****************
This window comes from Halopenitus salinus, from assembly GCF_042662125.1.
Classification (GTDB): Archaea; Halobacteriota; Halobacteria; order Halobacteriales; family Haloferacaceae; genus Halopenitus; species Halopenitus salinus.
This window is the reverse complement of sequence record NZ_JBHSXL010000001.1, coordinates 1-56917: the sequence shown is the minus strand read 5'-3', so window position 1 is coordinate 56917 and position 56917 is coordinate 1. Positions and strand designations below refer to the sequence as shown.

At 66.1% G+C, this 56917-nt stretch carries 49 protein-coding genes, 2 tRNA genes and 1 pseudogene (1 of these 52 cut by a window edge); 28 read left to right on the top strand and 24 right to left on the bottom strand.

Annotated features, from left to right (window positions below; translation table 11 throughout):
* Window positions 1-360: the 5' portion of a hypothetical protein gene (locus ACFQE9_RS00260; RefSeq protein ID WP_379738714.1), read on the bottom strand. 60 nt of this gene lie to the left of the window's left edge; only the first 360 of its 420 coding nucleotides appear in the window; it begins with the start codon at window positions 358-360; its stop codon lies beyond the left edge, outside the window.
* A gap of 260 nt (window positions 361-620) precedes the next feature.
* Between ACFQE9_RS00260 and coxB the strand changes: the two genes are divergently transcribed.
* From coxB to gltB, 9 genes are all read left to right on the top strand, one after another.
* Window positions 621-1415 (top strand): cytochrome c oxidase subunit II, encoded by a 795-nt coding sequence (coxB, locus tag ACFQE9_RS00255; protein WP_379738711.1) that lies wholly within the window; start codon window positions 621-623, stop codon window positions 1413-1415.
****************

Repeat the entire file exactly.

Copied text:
This window comes from Halopenitus salinus, from assembly GCF_042662125.1.
Classification (GTDB): Archaea; Halobacteriota; Halobacteria; order Halobacteriales; family Haloferacaceae; genus Halopenitus; species Halopenitus salinus.
This window is the reverse complement of sequence record NZ_JBHSXL010000001.1, coordinates 1-56917: the sequence shown is the minus strand read 5'-3', so window position 1 is coordinate 56917 and position 56917 is coordinate 1. Positions and strand designations below refer to the sequence as shown.

At 66.1% G+C, this 56917-nt stretch carries 49 protein-coding genes, 2 tRNA genes and 1 pseudogene (1 of these 52 cut by a window edge); 28 read left to right on the top strand and 24 right to left on the bottom strand.

Annotated features, from left to right (window positions below; translation table 11 throughout):
* Window positions 1-360: the 5' portion of a hypothetical protein gene (locus ACFQE9_RS00260; RefSeq protein ID WP_379738714.1), read on the bottom strand. 60 nt of this gene lie to the left of the window's left edge; only the first 360 of its 420 coding nucleotides appear in the window; it begins with the start codon at window positions 358-360; its stop codon lies beyond the left edge, outside the window.
* A gap of 260 nt (window positions 361-620) precedes the next feature.
* Between ACFQE9_RS00260 and coxB the strand changes: the two genes are divergently transcribed.
* From coxB to gltB, 9 genes are all read left to right on the top strand, one after another.
* Window positions 621-1415 (top strand): cytochrome c oxidase subunit II, encoded by a 795-nt coding sequence (coxB, locus tag ACFQE9_RS00255; protein WP_379738711.1) that lies wholly within the window; start codon window positions 621-623, stop codon window positions 1413-1415.